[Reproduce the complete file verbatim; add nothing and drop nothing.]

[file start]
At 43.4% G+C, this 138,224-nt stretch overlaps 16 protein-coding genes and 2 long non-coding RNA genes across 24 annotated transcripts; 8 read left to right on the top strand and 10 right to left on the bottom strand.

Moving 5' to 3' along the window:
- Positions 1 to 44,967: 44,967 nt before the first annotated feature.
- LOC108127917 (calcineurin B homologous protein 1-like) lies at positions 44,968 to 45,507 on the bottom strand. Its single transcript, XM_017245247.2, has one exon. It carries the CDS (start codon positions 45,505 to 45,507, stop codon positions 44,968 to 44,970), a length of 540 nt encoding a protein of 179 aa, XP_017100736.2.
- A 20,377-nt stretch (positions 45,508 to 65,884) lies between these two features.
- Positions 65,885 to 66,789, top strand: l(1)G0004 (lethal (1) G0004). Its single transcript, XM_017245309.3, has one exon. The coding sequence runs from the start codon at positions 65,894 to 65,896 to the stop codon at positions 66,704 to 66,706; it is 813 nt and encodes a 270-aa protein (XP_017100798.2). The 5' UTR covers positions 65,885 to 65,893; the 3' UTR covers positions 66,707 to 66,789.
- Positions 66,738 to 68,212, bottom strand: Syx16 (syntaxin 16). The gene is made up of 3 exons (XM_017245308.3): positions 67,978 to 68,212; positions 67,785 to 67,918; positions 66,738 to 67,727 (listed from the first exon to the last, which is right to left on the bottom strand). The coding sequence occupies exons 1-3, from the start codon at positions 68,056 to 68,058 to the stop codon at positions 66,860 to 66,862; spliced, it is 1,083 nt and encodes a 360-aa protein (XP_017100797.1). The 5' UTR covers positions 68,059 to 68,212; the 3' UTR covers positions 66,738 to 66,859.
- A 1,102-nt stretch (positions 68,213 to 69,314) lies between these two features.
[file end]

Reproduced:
At 43.4% G+C, this 138,224-nt stretch overlaps 16 protein-coding genes and 2 long non-coding RNA genes across 24 annotated transcripts; 8 read left to right on the top strand and 10 right to left on the bottom strand.

Moving 5' to 3' along the window:
- Positions 1 to 44,967: 44,967 nt before the first annotated feature.
- LOC108127917 (calcineurin B homologous protein 1-like) lies at positions 44,968 to 45,507 on the bottom strand. Its single transcript, XM_017245247.2, has one exon. It carries the CDS (start codon positions 45,505 to 45,507, stop codon positions 44,968 to 44,970), a length of 540 nt encoding a protein of 179 aa, XP_017100736.2.
- A 20,377-nt stretch (positions 45,508 to 65,884) lies between these two features.
- Positions 65,885 to 66,789, top strand: l(1)G0004 (lethal (1) G0004). Its single transcript, XM_017245309.3, has one exon. The coding sequence runs from the start codon at positions 65,894 to 65,896 to the stop codon at positions 66,704 to 66,706; it is 813 nt and encodes a 270-aa protein (XP_017100798.2). The 5' UTR covers positions 65,885 to 65,893; the 3' UTR covers positions 66,707 to 66,789.
- Positions 66,738 to 68,212, bottom strand: Syx16 (syntaxin 16). The gene is made up of 3 exons (XM_017245308.3): positions 67,978 to 68,212; positions 67,785 to 67,918; positions 66,738 to 67,727 (listed from the first exon to the last, which is right to left on the bottom strand). The coding sequence occupies exons 1-3, from the start codon at positions 68,056 to 68,058 to the stop codon at positions 66,860 to 66,862; spliced, it is 1,083 nt and encodes a 360-aa protein (XP_017100797.1). The 5' UTR covers positions 68,059 to 68,212; the 3' UTR covers positions 66,738 to 66,859.
- A 1,102-nt stretch (positions 68,213 to 69,314) lies between these two features.